4. Rainey Smith on Facebook Rainey Smith on Facebook says:

    Well the only thing all of you folks have convinced me of…is to not like this page anymore. I don’t need a bunch of vitrolic, negative people in my life.

    I just spent 9 months buying a property…part of that was because we needed to get the appraisal done twice (and on the second time…it was a mere formality but it did give me time to find several errors in the original)…bear in mind that I paid $1000 the first time…and $500 for the name of the bank to be changed the second time! This was because that was the ONLY appraiser who could do anything faster than 90 days.

    So…you guys can think I’m stupid if you want (you appear to)…and you can tell people there is no need etc…but here in Montana, we don’t always mimic the rest of the world. We have big swaths of rural areas…lots of real estate transactions…and very few appraisers to do them. The banks…oddly…require that an appraisal is done…so yes Virginia’s, there IS a need up here.

    enjoy your “retirement”…no job or profession should be hated…so you did right by quitting. Let someone who wants to do it have at it. I’m sure there are plenty of options for someone who likes to belittle someone for trying something new and someone who assumes that everyone is dumber than they are.

    been real…glad to not see any of your posts again!

  5. Mike Ford AGA, CA AG, GAA, RAA, Realtor ® Mike Ford AGA, CA AG, GAA, RAA, Realtor ® says:

    AB-Got it! Thank you. (mike)

    Rainey, Your words speak volumes. I’m not versed on the myriad number of obscure seemingly gender neutral names. The use of he or she was intended to avoid giving offense &  using an unsupported assumption about your gender.

    It appears from your posts that you have more than a few social behavior windmills left to tilt with. I’m sure you will love being an appraiser…if you can find anyone willing to accept your requirements of conduct. Good luck.

    • Rainey Smith on Facebook Rainey Smith on Facebook says:

      You used he or she…not a biggie…another poster merely assumed masculine. I was taught to respond as if there was no gender or to give both as you did if unsure…never to assume one or another.

      I’m not sure what “social behavior windmills left to tilt with” even means. I am quite easy going but don’t tolerate troll behavior well admittedly. The internet has done many great things but allowing anonymity so that the worst in human tendencies can appear is not one of them.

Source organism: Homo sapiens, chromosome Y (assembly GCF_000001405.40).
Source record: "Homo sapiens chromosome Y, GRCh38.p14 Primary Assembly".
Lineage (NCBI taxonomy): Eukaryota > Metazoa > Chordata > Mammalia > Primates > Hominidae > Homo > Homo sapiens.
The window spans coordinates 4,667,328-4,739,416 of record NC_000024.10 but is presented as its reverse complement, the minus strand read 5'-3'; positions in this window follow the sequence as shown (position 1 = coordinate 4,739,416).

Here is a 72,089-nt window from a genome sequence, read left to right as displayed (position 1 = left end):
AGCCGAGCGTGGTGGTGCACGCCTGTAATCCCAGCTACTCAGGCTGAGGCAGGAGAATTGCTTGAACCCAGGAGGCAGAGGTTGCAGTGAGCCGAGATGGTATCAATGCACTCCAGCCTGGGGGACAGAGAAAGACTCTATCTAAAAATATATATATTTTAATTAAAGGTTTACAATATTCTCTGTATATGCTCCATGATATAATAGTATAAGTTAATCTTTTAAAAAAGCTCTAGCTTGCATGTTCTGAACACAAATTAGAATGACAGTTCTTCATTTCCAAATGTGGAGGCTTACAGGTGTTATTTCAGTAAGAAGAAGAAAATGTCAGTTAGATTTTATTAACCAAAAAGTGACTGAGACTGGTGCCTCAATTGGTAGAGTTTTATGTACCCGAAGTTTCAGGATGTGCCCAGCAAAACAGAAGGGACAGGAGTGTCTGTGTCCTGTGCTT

I’m sure you were insulting me…but y’know…anyone unwilling to try to help a newbie get into an industry should be the one to look at themselves a bit more closely. I run a successful consulting business in which I have helped others get into the same line. I have enough confidence in my product to accept competition.

      I’m done here…life is short and I believe in surrounding myself with people who want me around. You guys have made it quite clear that you don’t.

      Enjoy your little blog…

      • Baggins Baggins says:

        I’m getting out my tiny violin for all the hurt feeling people of the world right now. Perhaps some more time on tumbler and facebook will make the world right again? If you can’t take the heat, gtfo of the kitchen, noob. Nobody wants to hear all the crying. I worked 4 years for practically free and now I write my own ticket all these years later. Most hopeful trainees mistake apprenticeship for employment, but that’s not the case. Pay me 15k a year, and I’ll be happy to train you, but if you’re lucky I’ll accept a no pay scenario without any no compete clauses. Otherwise, tough cookies, too bad, so sad, better break into mortgage brokerage, sales, or inspections instead. Appraisal is the top tier, not the entry level gig. People think because they took the apprentice class that they’re somehow in. McKissock and Jones swindled another one, happens every day of the week.

        This just in, partially related;

        Obama Robbed Private Investors to Fund Obamacare

    • Baggins Baggins says:

      Let me clear it up for you Mike;

      When on any social network platform and someone cries about hurt feelings, the proper denotion is; “Snowflake.”

      This blog site is run by a lady, and a lady whom is not afraid to stand up against any and all opposition. Her ‘little blog’ carries about 20x the experience of the noobs and is the only appraisers site online not controlled by corporate sponsors and which does not seek to sell you anything. Being for sale is easy. Being independent in the face of massive special interest opposition is the hard part.